Classifying Aging- and Non-Aging-Related Genes in a Dynamic Protein-Protein Interaction (PPI) Network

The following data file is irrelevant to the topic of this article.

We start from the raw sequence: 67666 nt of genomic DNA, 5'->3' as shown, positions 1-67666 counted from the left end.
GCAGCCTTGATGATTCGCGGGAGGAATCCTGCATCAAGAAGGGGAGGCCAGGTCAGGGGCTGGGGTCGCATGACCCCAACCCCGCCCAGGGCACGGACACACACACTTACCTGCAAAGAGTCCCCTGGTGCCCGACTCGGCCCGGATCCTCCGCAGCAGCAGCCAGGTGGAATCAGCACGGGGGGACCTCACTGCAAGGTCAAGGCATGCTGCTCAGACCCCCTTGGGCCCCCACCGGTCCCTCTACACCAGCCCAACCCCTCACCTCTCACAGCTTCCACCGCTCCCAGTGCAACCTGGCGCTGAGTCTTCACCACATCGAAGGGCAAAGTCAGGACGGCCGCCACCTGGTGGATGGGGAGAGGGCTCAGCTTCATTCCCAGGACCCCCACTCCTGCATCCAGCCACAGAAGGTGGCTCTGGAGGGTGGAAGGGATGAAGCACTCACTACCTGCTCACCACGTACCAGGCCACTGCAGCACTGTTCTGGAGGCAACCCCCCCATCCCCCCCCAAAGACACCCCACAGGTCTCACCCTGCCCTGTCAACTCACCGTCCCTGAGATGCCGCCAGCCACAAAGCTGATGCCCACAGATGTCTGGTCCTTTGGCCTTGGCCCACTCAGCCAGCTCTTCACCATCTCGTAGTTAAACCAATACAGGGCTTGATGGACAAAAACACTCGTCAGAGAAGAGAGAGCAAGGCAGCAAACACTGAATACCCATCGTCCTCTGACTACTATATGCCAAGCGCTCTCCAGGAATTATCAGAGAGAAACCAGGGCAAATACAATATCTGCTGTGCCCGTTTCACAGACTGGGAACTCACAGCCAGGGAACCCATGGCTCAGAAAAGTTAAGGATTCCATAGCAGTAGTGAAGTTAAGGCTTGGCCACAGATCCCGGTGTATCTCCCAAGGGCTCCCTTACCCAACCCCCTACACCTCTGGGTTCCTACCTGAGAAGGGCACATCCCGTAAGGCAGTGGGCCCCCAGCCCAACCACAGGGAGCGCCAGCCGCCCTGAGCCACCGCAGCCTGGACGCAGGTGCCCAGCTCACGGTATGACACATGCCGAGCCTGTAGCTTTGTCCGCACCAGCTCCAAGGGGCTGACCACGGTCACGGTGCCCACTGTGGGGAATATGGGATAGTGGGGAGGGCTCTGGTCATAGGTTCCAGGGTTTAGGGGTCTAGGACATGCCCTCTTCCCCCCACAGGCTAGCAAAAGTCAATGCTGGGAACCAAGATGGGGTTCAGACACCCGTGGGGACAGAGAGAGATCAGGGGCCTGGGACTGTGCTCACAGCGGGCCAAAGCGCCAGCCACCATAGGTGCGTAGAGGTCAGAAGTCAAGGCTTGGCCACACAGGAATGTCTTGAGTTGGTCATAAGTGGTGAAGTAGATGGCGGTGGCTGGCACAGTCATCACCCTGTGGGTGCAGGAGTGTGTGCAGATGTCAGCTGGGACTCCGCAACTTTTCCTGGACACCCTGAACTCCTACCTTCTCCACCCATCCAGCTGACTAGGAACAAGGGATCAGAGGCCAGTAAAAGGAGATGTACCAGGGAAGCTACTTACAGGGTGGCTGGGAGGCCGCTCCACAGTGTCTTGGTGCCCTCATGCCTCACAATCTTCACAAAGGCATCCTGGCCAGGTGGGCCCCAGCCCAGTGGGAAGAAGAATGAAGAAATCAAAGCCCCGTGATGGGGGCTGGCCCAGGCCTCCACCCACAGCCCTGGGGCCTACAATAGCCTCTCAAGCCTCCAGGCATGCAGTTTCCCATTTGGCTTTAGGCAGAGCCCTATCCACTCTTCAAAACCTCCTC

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Network science studies relationships between objects, representing each object as a node and the relationship between two nodes as an edge. In a protein-protein interaction (PPI) network, nodes represent proteins (gene products) and edges represent bindings between proteins. Specifically, we are interested in studying the human PPI network and changes in its structure and thus cellular functioning with age. This is important, because incidence of serious diseases increases with age. Due to biotechnological limitations, the current PPI network of human is static, as it spans many different biological contexts. However, we can extract a part of the static network that is specific to a given age, which over all ages results in a dynamic aging-related PPI network. We do this, by integrating the static PPI network with dynamic, aging-related gene expression data. We calculate network positions (centralities) of every node at every age and evaluate whether aging-related or non-aging-related genes show higher or lower fluctuation of a node's centrality over time. Initial results reveal that aging-related genes fluctuate less than non-aging-related genes. Additionally, aging-related genes have higher centrality values (averaged over all ages) than non-aging-related genes, matching findings obtained from existing static network analyses of aging. This project was completed with contributions from Tijana Milenkovic from the University of Notre Dame Computer Science and Engineering Department.